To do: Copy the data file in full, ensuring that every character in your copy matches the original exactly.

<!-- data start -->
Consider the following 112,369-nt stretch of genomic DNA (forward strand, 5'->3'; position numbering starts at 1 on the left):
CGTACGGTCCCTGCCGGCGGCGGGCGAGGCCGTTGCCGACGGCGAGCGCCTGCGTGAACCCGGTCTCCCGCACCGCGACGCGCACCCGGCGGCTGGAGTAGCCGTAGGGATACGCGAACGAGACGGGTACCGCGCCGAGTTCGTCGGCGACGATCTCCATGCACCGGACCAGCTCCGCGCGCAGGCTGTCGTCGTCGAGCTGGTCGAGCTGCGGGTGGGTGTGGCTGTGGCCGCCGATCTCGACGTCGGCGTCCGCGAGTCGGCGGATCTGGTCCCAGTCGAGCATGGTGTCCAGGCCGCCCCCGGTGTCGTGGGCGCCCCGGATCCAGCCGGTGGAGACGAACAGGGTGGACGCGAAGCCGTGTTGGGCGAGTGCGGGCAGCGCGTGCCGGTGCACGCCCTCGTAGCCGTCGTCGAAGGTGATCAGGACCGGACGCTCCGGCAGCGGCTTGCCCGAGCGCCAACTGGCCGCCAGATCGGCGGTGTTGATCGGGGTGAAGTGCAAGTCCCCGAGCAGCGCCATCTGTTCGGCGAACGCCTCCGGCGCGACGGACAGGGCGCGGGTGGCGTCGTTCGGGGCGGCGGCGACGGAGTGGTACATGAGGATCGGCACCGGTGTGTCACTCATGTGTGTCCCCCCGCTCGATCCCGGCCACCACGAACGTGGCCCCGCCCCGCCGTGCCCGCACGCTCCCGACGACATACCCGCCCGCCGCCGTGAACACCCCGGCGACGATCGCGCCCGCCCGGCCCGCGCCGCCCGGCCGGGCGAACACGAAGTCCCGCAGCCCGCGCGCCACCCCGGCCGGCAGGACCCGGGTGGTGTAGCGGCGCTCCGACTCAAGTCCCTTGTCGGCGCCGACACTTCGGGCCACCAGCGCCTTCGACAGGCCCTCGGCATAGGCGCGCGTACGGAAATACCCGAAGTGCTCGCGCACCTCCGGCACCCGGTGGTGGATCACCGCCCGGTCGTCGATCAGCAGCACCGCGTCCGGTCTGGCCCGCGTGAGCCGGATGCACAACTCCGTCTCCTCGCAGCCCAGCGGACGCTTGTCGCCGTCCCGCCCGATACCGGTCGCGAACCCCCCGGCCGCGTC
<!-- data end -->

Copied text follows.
Consider the following 112,369-nt stretch of genomic DNA (forward strand, 5'->3'; position numbering starts at 1 on the left):
CGTACGGTCCCTGCCGGCGGCGGGCGAGGCCGTTGCCGACGGCGAGCGCCTGCGTGAACCCGGTCTCCCGCACCGCGACGCGCACCCGGCGGCTGGAGTAGCCGTAGGGATACGCGAACGAGACGGGTACCGCGCCGAGTTCGTCGGCGACGATCTCCATGCACCGGACCAGCTCCGCGCGCAGGCTGTCGTCGTCGAGCTGGTCGAGCTGCGGGTGGGTGTGGCTGTGGCCGCCGATCTCGACGTCGGCGTCCGCGAGTCGGCGGATCTGGTCCCAGTCGAGCATGGTGTCCAGGCCGCCCCCGGTGTCGTGGGCGCCCCGGATCCAGCCGGTGGAGACGAACAGGGTGGACGCGAAGCCGTGTTGGGCGAGTGCGGGCAGCGCGTGCCGGTGCACGCCCTCGTAGCCGTCGTCGAAGGTGATCAGGACCGGACGCTCCGGCAGCGGCTTGCCCGAGCGCCAACTGGCCGCCAGATCGGCGGTGTTGATCGGGGTGAAGTGCAAGTCCCCGAGCAGCGCCATCTGTTCGGCGAACGCCTCCGGCGCGACGGACAGGGCGCGGGTGGCGTCGTTCGGGGCGGCGGCGACGGAGTGGTACATGAGGATCGGCACCGGTGTGTCACTCATGTGTGTCCCCCCGCTCGATCCCGGCCACCACGAACGTGGCCCCGCCCCGCCGTGCCCGCACGCTCCCGACGACATACCCGCCCGCCGCCGTGAACACCCCGGCGACGATCGCGCCCGCCCGGCCCGCGCCGCCCGGCCGGGCGAACACGAAGTCCCGCAGCCCGCGCGCCACCCCGGCCGGCAGGACCCGGGTGGTGTAGCGGCGCTCCGACTCAAGTCCCTTGTCGGCGCCGACACTTCGGGCCACCAGCGCCTTCGACAGGCCCTCGGCATAGGCGCGCGTACGGAAATACCCGAAGTGCTCGCGCACCTCCGGCACCCGGTGGTGGATCACCGCCCGGTCGTCGATCAGCAGCACCGCGTCCGGTCTGGCCCGCGTGAGCCGGATGCACAACTCCGTCTCCTCGCAGCCCAGCGGACGCTTGTCGCCGTCCCGCCCGATACCGGTCGCGAACCCCCCGGCCGCGTC